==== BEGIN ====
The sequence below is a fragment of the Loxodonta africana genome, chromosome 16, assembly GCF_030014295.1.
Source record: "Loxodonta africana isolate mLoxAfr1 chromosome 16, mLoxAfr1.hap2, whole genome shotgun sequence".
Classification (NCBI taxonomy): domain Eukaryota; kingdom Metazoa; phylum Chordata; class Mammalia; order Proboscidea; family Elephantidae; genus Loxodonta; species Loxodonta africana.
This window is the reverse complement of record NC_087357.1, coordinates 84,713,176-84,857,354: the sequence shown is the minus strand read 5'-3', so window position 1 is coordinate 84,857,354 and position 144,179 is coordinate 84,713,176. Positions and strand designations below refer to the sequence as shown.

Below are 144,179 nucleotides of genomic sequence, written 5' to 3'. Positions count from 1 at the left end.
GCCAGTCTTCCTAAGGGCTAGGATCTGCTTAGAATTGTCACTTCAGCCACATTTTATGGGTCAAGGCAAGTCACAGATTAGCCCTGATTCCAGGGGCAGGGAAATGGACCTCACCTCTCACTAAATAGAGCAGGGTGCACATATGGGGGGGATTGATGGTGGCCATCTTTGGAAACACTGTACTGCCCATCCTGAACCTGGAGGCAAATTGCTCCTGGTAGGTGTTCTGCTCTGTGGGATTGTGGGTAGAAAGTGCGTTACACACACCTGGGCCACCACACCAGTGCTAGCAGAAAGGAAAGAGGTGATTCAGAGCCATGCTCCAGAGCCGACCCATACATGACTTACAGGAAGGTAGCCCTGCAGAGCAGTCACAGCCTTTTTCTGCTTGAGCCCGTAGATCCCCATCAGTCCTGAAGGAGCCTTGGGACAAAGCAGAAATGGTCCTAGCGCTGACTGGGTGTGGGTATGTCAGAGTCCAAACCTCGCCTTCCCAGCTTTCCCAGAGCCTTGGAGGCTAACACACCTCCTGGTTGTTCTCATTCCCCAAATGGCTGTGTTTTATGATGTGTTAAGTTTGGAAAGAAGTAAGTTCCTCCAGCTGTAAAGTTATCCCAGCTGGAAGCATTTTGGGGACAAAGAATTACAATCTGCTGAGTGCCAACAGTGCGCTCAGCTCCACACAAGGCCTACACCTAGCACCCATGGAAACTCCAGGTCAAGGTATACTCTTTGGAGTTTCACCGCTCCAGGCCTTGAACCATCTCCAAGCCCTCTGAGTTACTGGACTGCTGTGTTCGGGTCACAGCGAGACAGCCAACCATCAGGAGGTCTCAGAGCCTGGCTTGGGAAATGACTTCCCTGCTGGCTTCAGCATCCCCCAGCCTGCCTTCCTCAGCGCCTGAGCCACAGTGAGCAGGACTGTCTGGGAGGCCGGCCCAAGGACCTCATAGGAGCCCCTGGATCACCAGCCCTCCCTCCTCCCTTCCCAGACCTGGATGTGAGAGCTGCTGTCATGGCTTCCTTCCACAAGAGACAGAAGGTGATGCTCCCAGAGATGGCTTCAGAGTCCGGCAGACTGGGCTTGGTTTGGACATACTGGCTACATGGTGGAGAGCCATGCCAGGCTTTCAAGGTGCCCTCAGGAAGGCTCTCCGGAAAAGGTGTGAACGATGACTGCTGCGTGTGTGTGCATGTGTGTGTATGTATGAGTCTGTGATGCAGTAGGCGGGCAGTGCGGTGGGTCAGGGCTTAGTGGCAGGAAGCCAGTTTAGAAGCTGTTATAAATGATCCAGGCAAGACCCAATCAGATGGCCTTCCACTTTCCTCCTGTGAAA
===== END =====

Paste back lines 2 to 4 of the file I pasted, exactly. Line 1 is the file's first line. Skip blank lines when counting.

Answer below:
Source record: "Loxodonta africana isolate mLoxAfr1 chromosome 16, mLoxAfr1.hap2, whole genome shotgun sequence".
Classification (NCBI taxonomy): domain Eukaryota; kingdom Metazoa; phylum Chordata; class Mammalia; order Proboscidea; family Elephantidae; genus Loxodonta; species Loxodonta africana.
This window is the reverse complement of record NC_087357.1, coordinates 84,713,176-84,857,354: the sequence shown is the minus strand read 5'-3', so window position 1 is coordinate 84,857,354 and position 144,179 is coordinate 84,713,176. Positions and strand designations below refer to the sequence as shown.